In what was a trademark for his contrarian demeanor, Professor Rubin started off our first class with a simple, but powerful, challenge — insisting that there is no such thing as human rights.  An Australian classmate took the bait, and responded that they must exist, to which Professor Rubin pushed back, asking if human rights existed as law or morality.  That generated a fairly intense discussion on what law “is”, who should decide the law’s contents and by what processes.  Fifty minutes later, I was hooked.  LAW 200 became my favorite class. I would actually wake up happy on class days, eager to see what the morning’s discussion might hold — the Trent Affair’s illumination of customary international law, the divine law origins of treaties (which I’ve made use of subsequently), or one of my favorite casesMortensen v. Peters. We wrestled with the (in)consistency of the ICJ’s approach to the South Africa question, the meaning of “genuine and effective links” for citizenship, plus older chestnuts like the Lotus case. Along the way, Professor Rubin moved us beyond doctrine to legal theory, asking us to work through various iterations of positivist and naturalist methods in original and neo-formulations.  We didn’t just read Hart, we went back to Kelsen (reading Kelsen being fairly atypical in American legal education).

The Spring semester brought piracy and thornier topics like recognition, succession, jurisdiction, and conflicts of law.  A few years later, Monroe Leigh (who along with Cynthia Lichtenstein were my other early mentors) took me on as his associate in part because I’d invoked the Fruehauf case from Rubin’s class to advise a client.  As the semester progressed, my classmates and I debated whether Professor Rubin’s tears in discussing the legality of the bombing of Hiroshima were real (they were) and marveled at how he cared about the “law” as a concept and detested hypocrisy in any form.  None of us will ever forget how Rubin ended the year — re-enacting the scene from A Man for All Seasons where Sir Thomas More responds to William Roper’s call for an arrest even if it means cutting a road through the law to get after the Devil:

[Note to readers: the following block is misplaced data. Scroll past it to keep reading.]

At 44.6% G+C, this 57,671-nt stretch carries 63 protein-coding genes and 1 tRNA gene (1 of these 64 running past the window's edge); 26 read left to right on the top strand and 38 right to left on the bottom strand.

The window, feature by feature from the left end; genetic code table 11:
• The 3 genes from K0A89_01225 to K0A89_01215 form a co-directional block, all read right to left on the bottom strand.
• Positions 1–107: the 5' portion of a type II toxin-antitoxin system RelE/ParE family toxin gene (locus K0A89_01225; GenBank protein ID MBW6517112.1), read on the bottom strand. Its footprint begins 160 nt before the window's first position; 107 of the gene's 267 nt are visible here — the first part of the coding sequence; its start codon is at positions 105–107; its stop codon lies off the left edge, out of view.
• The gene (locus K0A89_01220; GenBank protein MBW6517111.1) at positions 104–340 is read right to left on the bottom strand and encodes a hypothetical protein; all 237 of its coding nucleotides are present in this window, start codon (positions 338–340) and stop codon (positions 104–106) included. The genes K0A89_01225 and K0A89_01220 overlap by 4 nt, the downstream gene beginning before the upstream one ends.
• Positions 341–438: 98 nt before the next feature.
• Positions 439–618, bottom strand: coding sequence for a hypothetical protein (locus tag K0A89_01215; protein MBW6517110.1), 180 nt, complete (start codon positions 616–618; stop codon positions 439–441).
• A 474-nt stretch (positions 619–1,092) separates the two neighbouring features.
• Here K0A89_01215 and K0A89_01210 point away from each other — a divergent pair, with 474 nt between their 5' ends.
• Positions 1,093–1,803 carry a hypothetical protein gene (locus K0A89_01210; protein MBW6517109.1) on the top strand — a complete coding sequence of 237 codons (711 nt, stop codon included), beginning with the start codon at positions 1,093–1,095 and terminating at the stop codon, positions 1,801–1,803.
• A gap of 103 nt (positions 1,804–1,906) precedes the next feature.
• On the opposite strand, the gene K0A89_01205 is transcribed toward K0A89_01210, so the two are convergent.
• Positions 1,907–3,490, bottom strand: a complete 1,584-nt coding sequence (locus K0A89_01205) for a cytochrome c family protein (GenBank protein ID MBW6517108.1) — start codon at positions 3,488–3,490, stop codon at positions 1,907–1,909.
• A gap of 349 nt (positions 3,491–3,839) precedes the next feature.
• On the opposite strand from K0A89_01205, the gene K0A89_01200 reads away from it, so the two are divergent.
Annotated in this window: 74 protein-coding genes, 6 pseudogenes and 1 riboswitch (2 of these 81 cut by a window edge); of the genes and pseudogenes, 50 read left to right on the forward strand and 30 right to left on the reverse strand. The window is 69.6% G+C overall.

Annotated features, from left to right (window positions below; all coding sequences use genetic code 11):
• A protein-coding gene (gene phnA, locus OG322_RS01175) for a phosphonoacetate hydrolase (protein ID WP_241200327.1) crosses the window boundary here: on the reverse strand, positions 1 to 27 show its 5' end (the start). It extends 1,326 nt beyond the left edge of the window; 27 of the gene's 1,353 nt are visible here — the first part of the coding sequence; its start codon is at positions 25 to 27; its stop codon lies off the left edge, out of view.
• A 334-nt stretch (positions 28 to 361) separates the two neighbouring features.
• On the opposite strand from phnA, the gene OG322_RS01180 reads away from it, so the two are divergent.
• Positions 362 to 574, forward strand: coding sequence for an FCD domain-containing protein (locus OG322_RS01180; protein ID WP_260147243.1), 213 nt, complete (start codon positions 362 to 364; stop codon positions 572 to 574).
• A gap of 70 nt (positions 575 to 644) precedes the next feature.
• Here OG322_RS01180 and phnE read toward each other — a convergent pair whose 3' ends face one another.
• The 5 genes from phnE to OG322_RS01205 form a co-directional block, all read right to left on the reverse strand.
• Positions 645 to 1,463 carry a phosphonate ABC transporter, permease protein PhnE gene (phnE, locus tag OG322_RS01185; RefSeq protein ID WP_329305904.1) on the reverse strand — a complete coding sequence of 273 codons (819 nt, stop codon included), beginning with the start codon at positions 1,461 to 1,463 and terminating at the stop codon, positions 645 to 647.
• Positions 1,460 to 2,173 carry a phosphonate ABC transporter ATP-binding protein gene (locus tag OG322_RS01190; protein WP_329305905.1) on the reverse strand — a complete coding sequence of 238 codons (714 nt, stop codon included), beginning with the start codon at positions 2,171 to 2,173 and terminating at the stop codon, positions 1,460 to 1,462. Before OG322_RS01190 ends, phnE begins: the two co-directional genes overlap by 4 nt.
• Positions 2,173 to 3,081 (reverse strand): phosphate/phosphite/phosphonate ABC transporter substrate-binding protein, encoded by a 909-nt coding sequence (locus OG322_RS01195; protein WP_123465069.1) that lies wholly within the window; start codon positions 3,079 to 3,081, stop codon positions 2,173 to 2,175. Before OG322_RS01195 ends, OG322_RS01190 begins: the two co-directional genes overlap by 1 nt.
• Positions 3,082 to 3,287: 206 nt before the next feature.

Oh? And when the last law was down, and the Devil turned ’round on you, where would you hide, the laws all being flat? This country is planted thick with laws, from coast to coast, And if you cut them down, do you really think you could stand upright in the winds that would blow then? Yes, I’d give the Devil benefit of law, for my own safety’s sake!

Two decades later, I’m still trying to figure out Professor Rubin’s secret ingredient — the persistent Socratic dialogues, the deep dives into doctrine, the marshaling of legal theory in concrete cases, or that undeniable passion for his subject-matter. It may have been something as simple as his gentle voice — a slight hesitancy in speech with an ever-present inquisitive tone.  I confess that my study group spent hours imitating that voice (one of us who shall remain nameless with much success).  We did so without any sense of hostility or meanness — but rather as a mark of our affection for his teaching and our sense that his class was a shared experience.  And it was not by any means an easy one — the reading assignments were enormous with Rubin assuming we all knew the material so we could take the class discussion to a more critical level. I still have my notes (the only ones that I’ve kept). I was amazed to revisit them yesterday to see just how much we covered that year in history, doctrine and theory.  I’ve never had another class like it.

Beyond the classroom, Professor Rubin was a thoughtful adviser.  Conveniently located on the way to the cafeteria, his office door was always open.   He welcomed students in to ask questions about class or the oft-discussed career question – “So, exactly, how does one become an international lawyer?”  He never rushed students off (even if we’d interrupted one of his many Minesweeper computer games). I treasured those conversations, and the chance to soak in his knowledge, his experience, and his many, many books. I have a shelf-long collection of green volumes of the American Journal of International Law in my office today for no other reason than Rubin had one.  In later semesters our conversations deepened and I gained insights into key sources and research methods.  To this day, I’m reluctant to cite a secondary source when a primary one is at hand since I picture Professor Rubin watching over me and shaking his head, reminding me he expects nothing less.